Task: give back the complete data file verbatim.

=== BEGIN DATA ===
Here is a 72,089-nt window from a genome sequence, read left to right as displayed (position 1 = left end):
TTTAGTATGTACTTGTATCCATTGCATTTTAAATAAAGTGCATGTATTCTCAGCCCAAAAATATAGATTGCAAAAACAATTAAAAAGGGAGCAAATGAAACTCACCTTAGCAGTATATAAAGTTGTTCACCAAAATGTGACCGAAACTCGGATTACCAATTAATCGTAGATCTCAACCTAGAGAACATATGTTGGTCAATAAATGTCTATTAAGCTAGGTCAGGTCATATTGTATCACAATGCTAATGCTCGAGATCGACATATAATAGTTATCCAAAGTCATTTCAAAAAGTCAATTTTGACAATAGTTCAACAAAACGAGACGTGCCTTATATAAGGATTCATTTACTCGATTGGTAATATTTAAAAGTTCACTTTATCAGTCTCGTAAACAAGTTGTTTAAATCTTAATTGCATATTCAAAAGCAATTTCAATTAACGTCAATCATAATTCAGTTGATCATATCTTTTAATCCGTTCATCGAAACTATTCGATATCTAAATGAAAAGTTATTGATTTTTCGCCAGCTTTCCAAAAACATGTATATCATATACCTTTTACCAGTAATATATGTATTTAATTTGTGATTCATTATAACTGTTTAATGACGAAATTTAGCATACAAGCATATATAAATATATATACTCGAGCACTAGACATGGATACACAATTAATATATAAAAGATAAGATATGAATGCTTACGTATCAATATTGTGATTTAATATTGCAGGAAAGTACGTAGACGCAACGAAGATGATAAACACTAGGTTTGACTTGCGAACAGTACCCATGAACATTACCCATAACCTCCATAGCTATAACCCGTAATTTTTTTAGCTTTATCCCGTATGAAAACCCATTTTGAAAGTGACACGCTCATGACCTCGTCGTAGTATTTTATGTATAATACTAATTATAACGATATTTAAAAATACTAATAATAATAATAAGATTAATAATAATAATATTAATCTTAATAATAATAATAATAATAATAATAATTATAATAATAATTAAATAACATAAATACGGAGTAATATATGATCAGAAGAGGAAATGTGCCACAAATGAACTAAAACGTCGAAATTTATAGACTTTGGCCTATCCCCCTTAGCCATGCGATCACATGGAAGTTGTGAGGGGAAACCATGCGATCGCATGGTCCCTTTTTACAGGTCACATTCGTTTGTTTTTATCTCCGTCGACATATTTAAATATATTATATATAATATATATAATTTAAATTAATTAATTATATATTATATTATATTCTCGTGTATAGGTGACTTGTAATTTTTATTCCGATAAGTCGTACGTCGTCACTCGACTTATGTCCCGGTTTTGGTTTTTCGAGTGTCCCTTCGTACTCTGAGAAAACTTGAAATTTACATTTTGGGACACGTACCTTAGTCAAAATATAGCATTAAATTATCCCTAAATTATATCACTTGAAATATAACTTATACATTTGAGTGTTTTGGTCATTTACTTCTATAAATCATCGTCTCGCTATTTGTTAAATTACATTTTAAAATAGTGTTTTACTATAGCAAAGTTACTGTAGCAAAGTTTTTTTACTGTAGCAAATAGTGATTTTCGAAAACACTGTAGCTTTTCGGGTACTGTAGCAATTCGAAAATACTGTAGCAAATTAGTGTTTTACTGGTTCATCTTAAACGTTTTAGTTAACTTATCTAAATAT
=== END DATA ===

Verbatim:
Here is a 72,089-nt window from a genome sequence, read left to right as displayed (position 1 = left end):
TTTAGTATGTACTTGTATCCATTGCATTTTAAATAAAGTGCATGTATTCTCAGCCCAAAAATATAGATTGCAAAAACAATTAAAAAGGGAGCAAATGAAACTCACCTTAGCAGTATATAAAGTTGTTCACCAAAATGTGACCGAAACTCGGATTACCAATTAATCGTAGATCTCAACCTAGAGAACATATGTTGGTCAATAAATGTCTATTAAGCTAGGTCAGGTCATATTGTATCACAATGCTAATGCTCGAGATCGACATATAATAGTTATCCAAAGTCATTTCAAAAAGTCAATTTTGACAATAGTTCAACAAAACGAGACGTGCCTTATATAAGGATTCATTTACTCGATTGGTAATATTTAAAAGTTCACTTTATCAGTCTCGTAAACAAGTTGTTTAAATCTTAATTGCATATTCAAAAGCAATTTCAATTAACGTCAATCATAATTCAGTTGATCATATCTTTTAATCCGTTCATCGAAACTATTCGATATCTAAATGAAAAGTTATTGATTTTTCGCCAGCTTTCCAAAAACATGTATATCATATACCTTTTACCAGTAATATATGTATTTAATTTGTGATTCATTATAACTGTTTAATGACGAAATTTAGCATACAAGCATATATAAATATATATACTCGAGCACTAGACATGGATACACAATTAATATATAAAAGATAAGATATGAATGCTTACGTATCAATATTGTGATTTAATATTGCAGGAAAGTACGTAGACGCAACGAAGATGATAAACACTAGGTTTGACTTGCGAACAGTACCCATGAACATTACCCATAACCTCCATAGCTATAACCCGTAATTTTTTTAGCTTTATCCCGTATGAAAACCCATTTTGAAAGTGACACGCTCATGACCTCGTCGTAGTATTTTATGTATAATACTAATTATAACGATATTTAAAAATACTAATAATAATAATAAGATTAATAATAATAATATTAATCTTAATAATAATAATAATAATAATAATAATTATAATAATAATTAAATAACATAAATACGGAGTAATATATGATCAGAAGAGGAAATGTGCCACAAATGAACTAAAACGTCGAAATTTATAGACTTTGGCCTATCCCCCTTAGCCATGCGATCACATGGAAGTTGTGAGGGGAAACCATGCGATCGCATGGTCCCTTTTTACAGGTCACATTCGTTTGTTTTTATCTCCGTCGACATATTTAAATATATTATATATAATATATATAATTTAAATTAATTAATTATATATTATATTATATTCTCGTGTATAGGTGACTTGTAATTTTTATTCCGATAAGTCGTACGTCGTCACTCGACTTATGTCCCGGTTTTGGTTTTTCGAGTGTCCCTTCGTACTCTGAGAAAACTTGAAATTTACATTTTGGGACACGTACCTTAGTCAAAATATAGCATTAAATTATCCCTAAATTATATCACTTGAAATATAACTTATACATTTGAGTGTTTTGGTCATTTACTTCTATAAATCATCGTCTCGCTATTTGTTAAATTACATTTTAAAATAGTGTTTTACTATAGCAAAGTTACTGTAGCAAAGTTTTTTTACTGTAGCAAATAGTGATTTTCGAAAACACTGTAGCTTTTCGGGTACTGTAGCAATTCGAAAATACTGTAGCAAATTAGTGTTTTACTGGTTCATCTTAAACGTTTTAGTTAACTTATCTAAATAT